Among the many odd things dogs do, dogs licking the air or dogs snapping at the air are behaviors that often leave owners baffled, wondering what may be going on. If your dog is licking and snapping the air, and he's not in playful mood or feeling threatened, don't just assume it's an odd, perhaps even funny behavior, and leave it as that. Licking the air may seem like one of those behavior "quirks" dogs often display, but it can be triggered by some underlying medical condition. If your dog is sitting quietly and then gets these "spells" of licking the air, this behavior warrants investigation. A regular vet may help find the underlying cause, but sometimes, in challenging cases, a consultation with a board-certified veterinary specialist is needed.
Air Snapping in Dogs
Dog owners often describe their dogs as if biting at some imaginary fly hovering in the air, but in reality there are no bugs around. For this reason, this behavior of air licking is also known as "fly biting" or "fly snapping." Other dog owners describe it as a dog who is chasing imaginary things, up to the point of making them wonder whether their dogs are responding to some sort of paranormal activity!
Dogs who are repeatedly licking their lips are sometimes said to be lip smacking but this behavior is a tad bit different than air snapping.
In air snapping, as the name implies, the dog is watching something and then moving the head forward and snapping as if trying to catch something; whereas, in lip smacking, the dog is only repeatedly passing his tongue over his lips and making smacking noises as if there's peanut butter stuck to the roof of the dog's mouth.
With this distinction pointed out, following are are several causes for dogs licking the air:
Possible Partial Seizure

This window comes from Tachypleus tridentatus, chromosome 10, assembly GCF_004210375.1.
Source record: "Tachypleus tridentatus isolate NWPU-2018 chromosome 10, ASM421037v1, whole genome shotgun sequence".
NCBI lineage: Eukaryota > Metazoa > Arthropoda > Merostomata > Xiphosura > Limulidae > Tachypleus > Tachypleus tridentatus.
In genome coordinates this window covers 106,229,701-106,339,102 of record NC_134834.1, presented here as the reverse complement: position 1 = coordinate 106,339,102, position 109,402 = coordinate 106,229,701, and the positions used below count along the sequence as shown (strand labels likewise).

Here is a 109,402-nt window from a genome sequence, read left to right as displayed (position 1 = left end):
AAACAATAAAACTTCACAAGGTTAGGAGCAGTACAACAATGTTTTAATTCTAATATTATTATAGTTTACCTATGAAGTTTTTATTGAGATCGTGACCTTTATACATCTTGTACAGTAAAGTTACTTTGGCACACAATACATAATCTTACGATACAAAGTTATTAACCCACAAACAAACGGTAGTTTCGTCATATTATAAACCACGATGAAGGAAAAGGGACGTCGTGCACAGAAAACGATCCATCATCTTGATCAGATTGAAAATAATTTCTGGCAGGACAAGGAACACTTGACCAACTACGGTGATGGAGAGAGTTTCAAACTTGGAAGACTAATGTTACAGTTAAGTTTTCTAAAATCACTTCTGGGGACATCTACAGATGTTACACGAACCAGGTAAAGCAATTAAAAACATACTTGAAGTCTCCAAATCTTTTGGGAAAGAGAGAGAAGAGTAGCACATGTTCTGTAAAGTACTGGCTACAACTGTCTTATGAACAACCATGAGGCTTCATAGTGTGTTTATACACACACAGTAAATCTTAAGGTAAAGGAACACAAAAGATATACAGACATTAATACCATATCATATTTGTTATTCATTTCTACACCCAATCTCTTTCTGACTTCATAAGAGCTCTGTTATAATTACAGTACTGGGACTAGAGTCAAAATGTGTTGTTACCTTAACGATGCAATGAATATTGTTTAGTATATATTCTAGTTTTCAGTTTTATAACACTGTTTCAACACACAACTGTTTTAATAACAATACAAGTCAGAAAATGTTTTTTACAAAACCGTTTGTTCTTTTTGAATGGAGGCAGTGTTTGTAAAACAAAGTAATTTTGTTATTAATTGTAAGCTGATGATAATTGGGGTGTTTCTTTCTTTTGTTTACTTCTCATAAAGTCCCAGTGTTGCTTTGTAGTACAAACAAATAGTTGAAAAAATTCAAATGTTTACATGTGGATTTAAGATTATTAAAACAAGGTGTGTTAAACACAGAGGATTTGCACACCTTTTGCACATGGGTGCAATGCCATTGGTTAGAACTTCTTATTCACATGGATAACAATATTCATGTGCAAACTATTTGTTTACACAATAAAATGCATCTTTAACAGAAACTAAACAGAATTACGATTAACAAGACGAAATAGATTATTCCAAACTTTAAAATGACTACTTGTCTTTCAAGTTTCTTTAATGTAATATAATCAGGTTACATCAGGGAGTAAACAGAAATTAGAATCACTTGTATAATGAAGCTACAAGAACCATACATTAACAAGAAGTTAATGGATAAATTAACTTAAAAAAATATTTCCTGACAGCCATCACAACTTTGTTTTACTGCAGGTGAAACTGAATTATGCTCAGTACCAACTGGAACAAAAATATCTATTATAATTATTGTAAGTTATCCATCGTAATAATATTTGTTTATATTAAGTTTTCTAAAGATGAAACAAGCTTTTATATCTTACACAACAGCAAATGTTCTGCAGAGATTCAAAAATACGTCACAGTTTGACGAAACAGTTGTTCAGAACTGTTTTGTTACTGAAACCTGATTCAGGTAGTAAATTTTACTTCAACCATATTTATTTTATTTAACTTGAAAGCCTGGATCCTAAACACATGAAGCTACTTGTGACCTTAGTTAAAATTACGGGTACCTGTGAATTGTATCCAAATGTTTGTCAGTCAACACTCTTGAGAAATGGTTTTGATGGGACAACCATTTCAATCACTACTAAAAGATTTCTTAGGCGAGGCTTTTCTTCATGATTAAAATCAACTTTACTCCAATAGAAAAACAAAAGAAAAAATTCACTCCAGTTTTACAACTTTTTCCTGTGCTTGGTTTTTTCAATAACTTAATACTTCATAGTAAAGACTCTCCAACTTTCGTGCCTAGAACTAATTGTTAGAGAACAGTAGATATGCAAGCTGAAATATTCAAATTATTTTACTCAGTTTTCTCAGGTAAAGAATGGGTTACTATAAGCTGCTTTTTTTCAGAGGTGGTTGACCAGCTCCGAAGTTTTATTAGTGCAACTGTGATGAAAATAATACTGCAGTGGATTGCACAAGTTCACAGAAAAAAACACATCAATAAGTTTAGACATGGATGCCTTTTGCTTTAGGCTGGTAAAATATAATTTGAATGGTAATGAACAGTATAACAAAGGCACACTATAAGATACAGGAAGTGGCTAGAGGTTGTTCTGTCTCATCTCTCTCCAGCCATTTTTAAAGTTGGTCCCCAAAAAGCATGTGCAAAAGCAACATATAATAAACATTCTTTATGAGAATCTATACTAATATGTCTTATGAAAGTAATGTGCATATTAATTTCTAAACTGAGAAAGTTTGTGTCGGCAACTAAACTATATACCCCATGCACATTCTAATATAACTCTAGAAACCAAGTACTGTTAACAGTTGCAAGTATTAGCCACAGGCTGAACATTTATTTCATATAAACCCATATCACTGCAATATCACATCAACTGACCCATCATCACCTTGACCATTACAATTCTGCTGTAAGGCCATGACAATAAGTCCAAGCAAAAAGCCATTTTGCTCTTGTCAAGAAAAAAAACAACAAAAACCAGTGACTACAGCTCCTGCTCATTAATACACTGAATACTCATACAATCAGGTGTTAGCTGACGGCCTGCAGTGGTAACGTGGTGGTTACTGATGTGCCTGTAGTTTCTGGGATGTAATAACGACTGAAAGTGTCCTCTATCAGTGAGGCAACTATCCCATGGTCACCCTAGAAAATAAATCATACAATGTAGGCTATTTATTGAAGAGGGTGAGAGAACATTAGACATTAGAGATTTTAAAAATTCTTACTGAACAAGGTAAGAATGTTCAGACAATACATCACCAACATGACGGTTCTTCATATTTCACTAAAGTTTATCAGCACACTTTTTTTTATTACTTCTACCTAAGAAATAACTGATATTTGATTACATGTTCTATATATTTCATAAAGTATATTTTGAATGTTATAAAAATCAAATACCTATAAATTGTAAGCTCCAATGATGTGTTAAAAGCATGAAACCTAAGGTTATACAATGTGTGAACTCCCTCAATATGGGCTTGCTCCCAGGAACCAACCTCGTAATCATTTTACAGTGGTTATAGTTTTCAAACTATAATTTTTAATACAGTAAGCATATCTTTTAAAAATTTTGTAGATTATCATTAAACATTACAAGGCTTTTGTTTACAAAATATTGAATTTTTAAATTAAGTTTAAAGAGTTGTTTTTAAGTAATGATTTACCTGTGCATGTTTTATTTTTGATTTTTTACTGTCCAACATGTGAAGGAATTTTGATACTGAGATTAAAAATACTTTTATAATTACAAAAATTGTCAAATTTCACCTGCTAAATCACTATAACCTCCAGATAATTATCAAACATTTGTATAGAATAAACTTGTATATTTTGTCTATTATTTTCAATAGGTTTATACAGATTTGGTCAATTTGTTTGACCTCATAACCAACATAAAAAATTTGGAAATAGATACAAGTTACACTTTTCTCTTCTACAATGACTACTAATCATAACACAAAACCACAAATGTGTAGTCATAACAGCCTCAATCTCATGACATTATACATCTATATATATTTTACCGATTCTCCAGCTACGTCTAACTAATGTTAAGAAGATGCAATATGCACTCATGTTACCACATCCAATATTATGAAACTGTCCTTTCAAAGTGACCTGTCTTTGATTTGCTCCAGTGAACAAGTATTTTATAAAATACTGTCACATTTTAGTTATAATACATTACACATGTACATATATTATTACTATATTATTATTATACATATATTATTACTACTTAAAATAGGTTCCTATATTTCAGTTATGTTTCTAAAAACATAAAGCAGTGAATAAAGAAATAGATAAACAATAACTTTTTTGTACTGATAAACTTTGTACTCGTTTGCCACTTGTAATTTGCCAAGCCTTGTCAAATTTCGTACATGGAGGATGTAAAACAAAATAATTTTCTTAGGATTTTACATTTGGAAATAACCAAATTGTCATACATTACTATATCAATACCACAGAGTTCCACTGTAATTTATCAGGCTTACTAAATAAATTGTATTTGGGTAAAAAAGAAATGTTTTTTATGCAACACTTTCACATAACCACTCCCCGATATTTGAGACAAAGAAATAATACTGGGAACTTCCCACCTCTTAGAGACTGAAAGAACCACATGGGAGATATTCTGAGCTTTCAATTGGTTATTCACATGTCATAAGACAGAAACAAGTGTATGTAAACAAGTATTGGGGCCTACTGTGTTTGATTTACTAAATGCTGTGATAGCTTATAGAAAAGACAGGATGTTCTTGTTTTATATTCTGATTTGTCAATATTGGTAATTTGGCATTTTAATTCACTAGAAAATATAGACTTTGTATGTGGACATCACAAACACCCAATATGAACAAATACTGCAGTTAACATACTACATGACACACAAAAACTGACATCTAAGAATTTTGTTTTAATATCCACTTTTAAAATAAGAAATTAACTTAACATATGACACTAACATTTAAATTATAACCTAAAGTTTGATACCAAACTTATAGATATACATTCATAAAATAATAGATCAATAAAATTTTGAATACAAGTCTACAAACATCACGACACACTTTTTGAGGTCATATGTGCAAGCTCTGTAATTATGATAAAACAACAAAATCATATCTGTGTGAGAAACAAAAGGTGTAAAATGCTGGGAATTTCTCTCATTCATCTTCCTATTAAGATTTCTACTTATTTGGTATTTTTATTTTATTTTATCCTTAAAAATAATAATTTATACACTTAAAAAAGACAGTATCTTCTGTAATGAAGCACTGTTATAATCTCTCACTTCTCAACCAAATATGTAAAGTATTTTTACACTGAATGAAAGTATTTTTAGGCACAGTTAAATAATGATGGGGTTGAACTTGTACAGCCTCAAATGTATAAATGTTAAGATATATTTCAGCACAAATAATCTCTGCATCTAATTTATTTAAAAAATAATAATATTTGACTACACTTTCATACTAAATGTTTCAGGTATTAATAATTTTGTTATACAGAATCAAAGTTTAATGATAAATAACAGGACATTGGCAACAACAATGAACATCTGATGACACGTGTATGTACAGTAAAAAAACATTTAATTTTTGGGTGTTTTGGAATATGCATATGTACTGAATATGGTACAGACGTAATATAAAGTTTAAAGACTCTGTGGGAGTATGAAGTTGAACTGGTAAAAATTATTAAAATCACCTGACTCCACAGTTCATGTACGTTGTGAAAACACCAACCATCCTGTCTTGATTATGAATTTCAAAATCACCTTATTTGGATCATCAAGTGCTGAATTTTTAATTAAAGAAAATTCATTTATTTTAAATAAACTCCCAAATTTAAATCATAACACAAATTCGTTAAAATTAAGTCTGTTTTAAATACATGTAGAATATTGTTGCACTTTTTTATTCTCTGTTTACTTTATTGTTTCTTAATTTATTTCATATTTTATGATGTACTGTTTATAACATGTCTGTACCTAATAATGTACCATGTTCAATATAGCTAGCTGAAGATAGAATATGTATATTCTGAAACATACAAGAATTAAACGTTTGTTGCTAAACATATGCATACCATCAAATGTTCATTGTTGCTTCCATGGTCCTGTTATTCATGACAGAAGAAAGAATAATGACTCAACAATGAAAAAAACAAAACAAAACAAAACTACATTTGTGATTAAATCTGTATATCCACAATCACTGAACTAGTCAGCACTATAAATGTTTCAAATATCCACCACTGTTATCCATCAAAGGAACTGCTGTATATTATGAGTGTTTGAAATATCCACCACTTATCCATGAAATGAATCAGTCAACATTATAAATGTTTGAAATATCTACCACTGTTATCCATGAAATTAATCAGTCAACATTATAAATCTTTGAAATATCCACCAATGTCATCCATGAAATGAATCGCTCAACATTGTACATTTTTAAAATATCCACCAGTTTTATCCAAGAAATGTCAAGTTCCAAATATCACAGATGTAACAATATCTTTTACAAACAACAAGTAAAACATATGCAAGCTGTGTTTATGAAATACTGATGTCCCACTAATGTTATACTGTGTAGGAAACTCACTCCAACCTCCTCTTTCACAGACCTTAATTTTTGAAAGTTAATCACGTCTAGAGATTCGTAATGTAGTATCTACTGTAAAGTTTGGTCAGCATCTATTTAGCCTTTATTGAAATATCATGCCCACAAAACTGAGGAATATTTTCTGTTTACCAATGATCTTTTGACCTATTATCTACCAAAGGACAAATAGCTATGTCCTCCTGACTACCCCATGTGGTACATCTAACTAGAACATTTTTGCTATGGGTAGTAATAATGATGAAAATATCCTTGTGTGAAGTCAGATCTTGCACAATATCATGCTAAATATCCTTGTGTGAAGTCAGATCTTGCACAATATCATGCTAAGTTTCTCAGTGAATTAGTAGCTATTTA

We often imagine seizures as the abrupt onset of uncontrollable muscle activity with the dog falling to his side, paddling and foaming at the mouth. These dramatic and scary episodes are known as gran mal seizures, but partial seizures are a type of seizures that are more on the discreet side.
Also known as focal seizures, partial seizures are limited to only a part of the brain's hemisphere and therefore produces symptoms based on what part of the brain is affected. Affected dogs may just twitch a part of their body or engage in fly catching.
Diagnosing seizures is not easy in dogs as it would require recording the brain waves produced during the epileptic event in hopes of detecting the associated brain wave abnormalities, but it's not like dogs can sit still for extended periods of time with electrodes stuck on their bodies while waiting for a seizure to happen!
Generally, if the episodes are infrequent, and therefore, quite sporadic, they're not much cause for concern unless they increase in frequency or are accompanied by grand-mal seizures, explains board-certified veterinary neurologist, David O' Brien.
However, if the dog's seizures happen frequently enough, dogs are often put on an anti-seizure medication trial. The dog owner therefore observes the dog while he's on an anti-epileptic medication and reports to the vet any seizure activity occurring during the trial. If the the dog air licking episodes subside, then it's indicative that the spells were likely indeed seizures.
"The fly-biters are still a bit of a question mark for veterinary neurologists. We think they are a type of complex partial seizure, but the evidence is not conclusive."~David O' Brien
Presence of Vitreous Floaters
Floaters are not limited to humans, they can affect dogs as well. What exactly are floaters and how do they affect dogs? Just like us, the dog's eye is filled with a gel-like substance known as "vitreous."
As dogs age, this substance thins and pulls away from the retina, a condition known as posterior vitreous detachment. When this occurs, floaters, which are small particles of vitreous gel, may be present.